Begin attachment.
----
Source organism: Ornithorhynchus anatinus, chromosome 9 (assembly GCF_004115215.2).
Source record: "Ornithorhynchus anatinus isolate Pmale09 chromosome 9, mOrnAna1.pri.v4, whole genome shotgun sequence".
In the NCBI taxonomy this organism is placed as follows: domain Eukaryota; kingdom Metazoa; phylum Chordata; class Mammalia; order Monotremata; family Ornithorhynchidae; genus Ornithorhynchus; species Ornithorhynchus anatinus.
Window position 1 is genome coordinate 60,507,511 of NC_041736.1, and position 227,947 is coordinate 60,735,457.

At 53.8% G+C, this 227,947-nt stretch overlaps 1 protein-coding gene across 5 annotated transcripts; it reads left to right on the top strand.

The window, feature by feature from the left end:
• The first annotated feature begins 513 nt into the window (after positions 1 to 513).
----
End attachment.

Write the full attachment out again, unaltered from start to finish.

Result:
Source organism: Ornithorhynchus anatinus, chromosome 9 (assembly GCF_004115215.2).
Source record: "Ornithorhynchus anatinus isolate Pmale09 chromosome 9, mOrnAna1.pri.v4, whole genome shotgun sequence".
In the NCBI taxonomy this organism is placed as follows: domain Eukaryota; kingdom Metazoa; phylum Chordata; class Mammalia; order Monotremata; family Ornithorhynchidae; genus Ornithorhynchus; species Ornithorhynchus anatinus.
Window position 1 is genome coordinate 60,507,511 of NC_041736.1, and position 227,947 is coordinate 60,735,457.

At 53.8% G+C, this 227,947-nt stretch overlaps 1 protein-coding gene across 5 annotated transcripts; it reads left to right on the top strand.

The window, feature by feature from the left end:
• The first annotated feature begins 513 nt into the window (after positions 1 to 513).